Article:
At the inaugural meeting of the Smart Grid Interoperability Panel (SGIP), Chris Irwin of the Department of Energy (DoE) made the case that in the context of the smart grid utilties need innovation and that open data is a route need to take advantage of by way of encouraging innovation.
He cited the Green Button program as an interoperability (SGIP) victory. Green Button started out as a Department of Energy technical initiative which SGIP picked up as Priority Action Plan (PAP) 10 and helped to rapidly become a practical standard that brought real value to the consumer. Currently 30 million consumers in the U.S. have access to their power usage data through Green Button programs implemented by their local utility. Another 50 million consumers will be getting it soon.
I have blogged about countries, states, counties and cities making their data open. But open data and utilities almost seemed an oxymoron. So I was very surprised at the rate of adoption of open data not only in the U.S. but also in Ontario, where according to Saha Sud, of MaRS Discovery District apparently half the province now has access to power usage data through a Green Button program.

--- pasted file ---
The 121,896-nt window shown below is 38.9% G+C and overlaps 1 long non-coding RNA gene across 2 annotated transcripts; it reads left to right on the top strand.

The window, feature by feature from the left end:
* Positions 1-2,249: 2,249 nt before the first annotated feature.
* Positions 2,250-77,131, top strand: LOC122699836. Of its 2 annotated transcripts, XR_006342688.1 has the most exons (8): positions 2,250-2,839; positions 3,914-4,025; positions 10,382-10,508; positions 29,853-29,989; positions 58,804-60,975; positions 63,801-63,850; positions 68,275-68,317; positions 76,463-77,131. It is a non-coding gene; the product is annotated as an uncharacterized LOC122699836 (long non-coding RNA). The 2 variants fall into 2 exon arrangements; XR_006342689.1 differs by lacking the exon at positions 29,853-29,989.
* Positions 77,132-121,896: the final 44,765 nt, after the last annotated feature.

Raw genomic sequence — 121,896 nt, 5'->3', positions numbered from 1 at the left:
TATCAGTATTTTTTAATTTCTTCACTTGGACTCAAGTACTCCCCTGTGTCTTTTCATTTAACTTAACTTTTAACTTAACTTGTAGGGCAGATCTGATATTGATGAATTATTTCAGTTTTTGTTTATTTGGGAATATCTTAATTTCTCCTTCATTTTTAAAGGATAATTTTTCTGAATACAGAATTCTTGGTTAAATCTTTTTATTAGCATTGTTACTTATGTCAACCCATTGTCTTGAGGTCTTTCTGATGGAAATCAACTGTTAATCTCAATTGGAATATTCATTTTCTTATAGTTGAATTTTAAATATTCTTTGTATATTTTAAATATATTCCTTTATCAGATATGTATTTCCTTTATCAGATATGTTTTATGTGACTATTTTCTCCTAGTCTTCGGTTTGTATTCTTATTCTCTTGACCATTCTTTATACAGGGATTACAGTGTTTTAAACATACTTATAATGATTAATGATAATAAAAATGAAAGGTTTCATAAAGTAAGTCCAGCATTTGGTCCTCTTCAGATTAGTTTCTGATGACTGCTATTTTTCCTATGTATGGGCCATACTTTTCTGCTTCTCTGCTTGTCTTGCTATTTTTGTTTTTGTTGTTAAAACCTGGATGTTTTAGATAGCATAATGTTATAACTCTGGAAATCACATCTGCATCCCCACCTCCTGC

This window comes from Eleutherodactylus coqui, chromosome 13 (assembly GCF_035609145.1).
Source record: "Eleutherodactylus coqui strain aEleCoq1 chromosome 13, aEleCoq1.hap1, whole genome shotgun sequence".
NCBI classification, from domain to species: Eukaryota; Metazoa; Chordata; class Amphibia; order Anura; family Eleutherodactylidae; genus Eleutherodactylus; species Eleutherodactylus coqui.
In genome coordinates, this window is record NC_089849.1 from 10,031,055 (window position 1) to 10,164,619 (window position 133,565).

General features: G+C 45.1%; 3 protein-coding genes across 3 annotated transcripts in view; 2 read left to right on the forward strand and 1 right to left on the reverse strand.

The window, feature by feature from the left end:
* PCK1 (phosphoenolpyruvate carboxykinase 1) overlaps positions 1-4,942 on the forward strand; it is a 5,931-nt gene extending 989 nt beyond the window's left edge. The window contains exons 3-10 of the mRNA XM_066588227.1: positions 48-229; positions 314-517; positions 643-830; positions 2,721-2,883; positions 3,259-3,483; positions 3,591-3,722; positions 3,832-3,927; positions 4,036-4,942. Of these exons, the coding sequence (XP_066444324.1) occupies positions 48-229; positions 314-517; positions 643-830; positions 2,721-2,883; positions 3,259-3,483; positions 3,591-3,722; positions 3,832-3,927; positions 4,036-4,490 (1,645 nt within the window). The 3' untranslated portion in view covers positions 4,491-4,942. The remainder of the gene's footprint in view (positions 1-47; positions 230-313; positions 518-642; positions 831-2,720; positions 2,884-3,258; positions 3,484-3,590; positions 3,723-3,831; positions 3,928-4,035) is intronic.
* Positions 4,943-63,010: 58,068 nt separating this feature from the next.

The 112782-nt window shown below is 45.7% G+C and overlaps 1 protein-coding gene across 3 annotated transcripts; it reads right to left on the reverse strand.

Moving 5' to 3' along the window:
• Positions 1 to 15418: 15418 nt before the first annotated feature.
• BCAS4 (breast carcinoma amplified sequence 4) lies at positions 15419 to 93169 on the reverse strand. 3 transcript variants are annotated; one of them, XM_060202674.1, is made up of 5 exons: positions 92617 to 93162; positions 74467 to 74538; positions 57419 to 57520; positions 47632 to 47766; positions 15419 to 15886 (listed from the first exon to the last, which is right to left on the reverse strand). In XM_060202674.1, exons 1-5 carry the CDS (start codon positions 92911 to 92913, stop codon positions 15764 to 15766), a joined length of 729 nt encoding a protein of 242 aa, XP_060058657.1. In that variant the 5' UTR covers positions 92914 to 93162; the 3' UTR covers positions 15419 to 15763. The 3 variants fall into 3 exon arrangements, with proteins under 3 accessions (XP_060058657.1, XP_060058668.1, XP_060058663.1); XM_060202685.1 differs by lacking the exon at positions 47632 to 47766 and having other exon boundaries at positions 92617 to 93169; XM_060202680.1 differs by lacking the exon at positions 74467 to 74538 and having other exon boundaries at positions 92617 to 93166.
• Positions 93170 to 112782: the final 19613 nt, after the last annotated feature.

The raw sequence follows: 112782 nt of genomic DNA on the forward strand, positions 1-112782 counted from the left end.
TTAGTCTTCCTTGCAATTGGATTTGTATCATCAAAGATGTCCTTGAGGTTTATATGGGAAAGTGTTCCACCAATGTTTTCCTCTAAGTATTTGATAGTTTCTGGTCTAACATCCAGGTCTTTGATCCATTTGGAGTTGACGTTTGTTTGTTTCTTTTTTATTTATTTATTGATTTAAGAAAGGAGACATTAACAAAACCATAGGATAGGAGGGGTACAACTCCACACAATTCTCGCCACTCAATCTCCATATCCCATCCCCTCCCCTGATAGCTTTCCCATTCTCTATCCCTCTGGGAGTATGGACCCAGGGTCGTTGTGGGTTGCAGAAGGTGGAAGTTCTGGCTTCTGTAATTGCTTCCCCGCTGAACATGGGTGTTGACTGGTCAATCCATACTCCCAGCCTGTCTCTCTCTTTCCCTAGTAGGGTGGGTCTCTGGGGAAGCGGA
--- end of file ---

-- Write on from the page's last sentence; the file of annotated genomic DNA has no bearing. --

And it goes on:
From Chris Irwin's perspective open data is good for utilities for the same reason that municipal governments have opened their data to developers and encouraged hackfests. It is a way of bringing innovation into utilties, which have traditionally been concerned with "keeping the lights on" and as a result have a conservative technical culture.